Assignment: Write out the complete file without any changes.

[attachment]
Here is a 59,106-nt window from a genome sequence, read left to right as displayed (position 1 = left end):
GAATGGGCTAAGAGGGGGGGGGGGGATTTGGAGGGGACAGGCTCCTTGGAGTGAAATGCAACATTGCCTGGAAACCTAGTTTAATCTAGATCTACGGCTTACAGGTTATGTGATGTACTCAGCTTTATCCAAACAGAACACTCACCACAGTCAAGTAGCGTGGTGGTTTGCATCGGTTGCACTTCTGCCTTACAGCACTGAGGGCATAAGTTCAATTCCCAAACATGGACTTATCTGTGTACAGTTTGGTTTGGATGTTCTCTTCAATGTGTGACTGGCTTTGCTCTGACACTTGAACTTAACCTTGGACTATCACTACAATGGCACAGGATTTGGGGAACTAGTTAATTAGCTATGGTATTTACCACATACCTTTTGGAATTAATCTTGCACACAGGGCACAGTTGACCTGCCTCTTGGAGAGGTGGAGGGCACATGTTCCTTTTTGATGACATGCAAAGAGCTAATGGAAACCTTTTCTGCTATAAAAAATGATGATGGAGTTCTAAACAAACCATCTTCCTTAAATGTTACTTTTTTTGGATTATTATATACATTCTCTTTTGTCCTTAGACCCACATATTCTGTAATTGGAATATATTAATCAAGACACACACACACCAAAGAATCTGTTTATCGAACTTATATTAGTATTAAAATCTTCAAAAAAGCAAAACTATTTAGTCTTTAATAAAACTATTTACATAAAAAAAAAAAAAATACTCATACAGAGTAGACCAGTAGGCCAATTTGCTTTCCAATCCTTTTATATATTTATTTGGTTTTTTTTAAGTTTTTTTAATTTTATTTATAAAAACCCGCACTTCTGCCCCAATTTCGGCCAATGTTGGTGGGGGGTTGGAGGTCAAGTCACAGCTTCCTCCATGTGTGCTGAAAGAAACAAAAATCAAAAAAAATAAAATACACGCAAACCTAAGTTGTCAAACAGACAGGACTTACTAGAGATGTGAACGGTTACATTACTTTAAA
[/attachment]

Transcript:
Here is a 59,106-nt window from a genome sequence, read left to right as displayed (position 1 = left end):
GAATGGGCTAAGAGGGGGGGGGGGGATTTGGAGGGGACAGGCTCCTTGGAGTGAAATGCAACATTGCCTGGAAACCTAGTTTAATCTAGATCTACGGCTTACAGGTTATGTGATGTACTCAGCTTTATCCAAACAGAACACTCACCACAGTCAAGTAGCGTGGTGGTTTGCATCGGTTGCACTTCTGCCTTACAGCACTGAGGGCATAAGTTCAATTCCCAAACATGGACTTATCTGTGTACAGTTTGGTTTGGATGTTCTCTTCAATGTGTGACTGGCTTTGCTCTGACACTTGAACTTAACCTTGGACTATCACTACAATGGCACAGGATTTGGGGAACTAGTTAATTAGCTATGGTATTTACCACATACCTTTTGGAATTAATCTTGCACACAGGGCACAGTTGACCTGCCTCTTGGAGAGGTGGAGGGCACATGTTCCTTTTTGATGACATGCAAAGAGCTAATGGAAACCTTTTCTGCTATAAAAAATGATGATGGAGTTCTAAACAAACCATCTTCCTTAAATGTTACTTTTTTTGGATTATTATATACATTCTCTTTTGTCCTTAGACCCACATATTCTGTAATTGGAATATATTAATCAAGACACACACACACCAAAGAATCTGTTTATCGAACTTATATTAGTATTAAAATCTTCAAAAAAGCAAAACTATTTAGTCTTTAATAAAACTATTTACATAAAAAAAAAAAAAATACTCATACAGAGTAGACCAGTAGGCCAATTTGCTTTCCAATCCTTTTATATATTTATTTGGTTTTTTTTAAGTTTTTTTAATTTTATTTATAAAAACCCGCACTTCTGCCCCAATTTCGGCCAATGTTGGTGGGGGGTTGGAGGTCAAGTCACAGCTTCCTCCATGTGTGCTGAAAGAAACAAAAATCAAAAAAAATAAAATACACGCAAACCTAAGTTGTCAAACAGACAGGACTTACTAGAGATGTGAACGGTTACATTACTTTAAA